A woman underwent two surgeries to repair her shoulder. After each surgery, she was prescribed continuous infusion of a painkiller, delivered through a continuous infusion pump device, known as a pain pump. The pain pump contained a portable medication reservoir attached to a catheter that delivered the medication to the site. After the woman’s surgeries the pain pump delivered medication to her shoulder joint.
During her recovery from the second surgery, the woman’s physician diagnosed her with chondrolysis of the shoulder. The woman suffered the loss of articular cartilage in her main shoulder joints, which provided a slick surface allowing bones to move easily. The woman suffered complete loss of articular cartilage, resulting in a spontaneous fusion of her shoulder due to the ball and socket growing together into a single bone. She had no motion in the joint and could move her shoulder only a few degrees. The woman’s condition was not treatable.
The woman sued the manufacturer and distributors of the pain pump for negligence and strict products liability. The complaint alleged that the manufacturer negligently failed to warn that its pain pump should not be used in intra-articular spaces such as the shoulder joints and that the manufacturer was strictly liable for selling a product that was unreasonably dangerous due to a lack of adequate warnings.
The pain pump was regulated under the Medical Device Amendments of 1976 (MDA) to the Food, Drug & Cosmetics Act (FDCA), which requires devices to comply with the federal premarket approval process conducted by the FDA. The United States District Court for the District of Oregon refused to instruct the jury on simple negligence reasoning that the MDA preempted state law negligence claims. Following a jury verdict, the district court entered judgment in favor of the manufacturer and distributors of the pain pump.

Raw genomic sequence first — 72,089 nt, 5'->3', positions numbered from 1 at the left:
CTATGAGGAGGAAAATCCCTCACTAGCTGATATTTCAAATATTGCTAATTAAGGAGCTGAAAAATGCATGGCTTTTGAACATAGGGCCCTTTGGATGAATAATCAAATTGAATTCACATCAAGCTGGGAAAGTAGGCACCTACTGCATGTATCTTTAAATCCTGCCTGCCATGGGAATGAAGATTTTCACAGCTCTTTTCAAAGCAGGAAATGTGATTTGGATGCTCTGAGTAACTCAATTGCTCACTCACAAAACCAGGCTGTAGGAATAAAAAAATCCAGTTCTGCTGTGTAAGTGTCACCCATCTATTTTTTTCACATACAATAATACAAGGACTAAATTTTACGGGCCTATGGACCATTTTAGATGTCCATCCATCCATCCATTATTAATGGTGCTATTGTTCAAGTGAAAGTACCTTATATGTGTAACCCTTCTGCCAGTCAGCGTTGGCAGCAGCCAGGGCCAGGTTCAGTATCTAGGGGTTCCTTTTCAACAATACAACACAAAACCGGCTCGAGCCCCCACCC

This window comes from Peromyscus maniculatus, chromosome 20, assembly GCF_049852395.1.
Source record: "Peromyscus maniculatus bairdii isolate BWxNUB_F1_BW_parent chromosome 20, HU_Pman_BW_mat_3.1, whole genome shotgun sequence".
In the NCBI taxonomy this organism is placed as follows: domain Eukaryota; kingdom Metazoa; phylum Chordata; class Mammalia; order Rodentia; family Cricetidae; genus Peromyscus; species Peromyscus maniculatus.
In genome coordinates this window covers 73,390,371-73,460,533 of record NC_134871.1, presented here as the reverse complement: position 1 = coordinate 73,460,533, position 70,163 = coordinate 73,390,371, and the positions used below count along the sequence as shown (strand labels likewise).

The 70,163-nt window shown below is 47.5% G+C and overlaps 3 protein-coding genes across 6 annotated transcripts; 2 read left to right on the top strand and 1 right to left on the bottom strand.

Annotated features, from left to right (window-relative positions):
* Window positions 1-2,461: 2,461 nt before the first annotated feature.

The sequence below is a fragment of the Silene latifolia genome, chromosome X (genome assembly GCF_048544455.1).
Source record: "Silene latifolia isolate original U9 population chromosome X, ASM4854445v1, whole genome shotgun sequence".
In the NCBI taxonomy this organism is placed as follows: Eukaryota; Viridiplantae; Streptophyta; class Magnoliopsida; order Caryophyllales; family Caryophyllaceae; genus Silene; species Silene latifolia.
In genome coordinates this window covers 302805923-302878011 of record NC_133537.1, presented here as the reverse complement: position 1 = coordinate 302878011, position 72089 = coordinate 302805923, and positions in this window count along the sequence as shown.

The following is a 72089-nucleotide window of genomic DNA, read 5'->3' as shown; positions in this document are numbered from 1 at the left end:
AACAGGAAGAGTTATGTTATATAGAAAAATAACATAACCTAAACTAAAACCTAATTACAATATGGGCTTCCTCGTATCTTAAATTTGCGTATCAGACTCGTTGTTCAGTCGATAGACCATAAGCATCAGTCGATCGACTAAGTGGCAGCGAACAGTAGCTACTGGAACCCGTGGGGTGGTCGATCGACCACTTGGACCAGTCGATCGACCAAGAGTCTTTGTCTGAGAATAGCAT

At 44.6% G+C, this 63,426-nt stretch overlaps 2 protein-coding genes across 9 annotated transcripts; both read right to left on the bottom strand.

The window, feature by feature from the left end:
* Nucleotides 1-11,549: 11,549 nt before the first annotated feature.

The Ninth Circuit United States Court of Appeals vacated and remanded for a new trial. The court held that the woman’s state law claims for negligent failure to warn and strict liability based on lack of adequate warnings were not preempted by the MDA and the district court’s erroneous refusal to instruct the jury that a violation of the MDA by the manufacturer and distributors of the pain pump amounted to negligence per se was not harmless error.
The woman’s state law claims for negligent failure to warn and strict liability based on lack of adequate warnings were not preempted by the MDA. The court explained that “conflict preemption” arises when (1) compliance with both federal and state regulations is a physical impossibility, or (2) when state law stands as an obstacle to the accomplishment and execution of the full purposes and objectives of Congress. In evaluating whether federal law has preempted state law, a court must (1) look to the purpose of Congress as the ultimate touchstone, while also (2) starting with the assumption that the historic police powers of the States were not to be superseded unless that was the clear and manifest purpose of Congress. The court found that, even though the state-law claims were premised on the manufacturer’s violation of the MDA, the woman’s requested negligence per se jury instruction did not conflict with the congressional intent behind the MDA. The woman’s claims were not fraud-on-the-FDA claims. The failure to warn claims did not arise solely by virtue of the MDA. The woman’s requested instructions would not usurp the exclusive federal enforcement power over the MDA. The allegations at issue occurred outside the context of the regulatory process. The court reasoned that using federal law to establish the standard of care was not an attempt to enforce the underlying federal provisions.
The district court’s erroneous refusal to instruct the jury that a violation of the MDA by the manufacturer and distributors of the pain pump amounted to negligence per se was not harmless error. The court reasoned that although the district court instructed the jury that it could consider the federal law discussed during the trial, the instruction given was far weaker than the requested negligence per se instruction.
The Ninth Circuit United States Court of Appeals vacated the district court’s entry of judgment, following the jury verdict, in favor of the manufacturer and distributors of the pain pump and remanded for a new trial.
See: McClellan v. I-Flow Corp., 2015 WL 294292 (C.A.9 (Or.), January 23, 2015) (not designated for publication).
See also Medical Law Perspectives, June 2014 Report: Physician and Manufacturer Risks for Pain Pump Injuries: Malpractice, Negligence, and Products Liability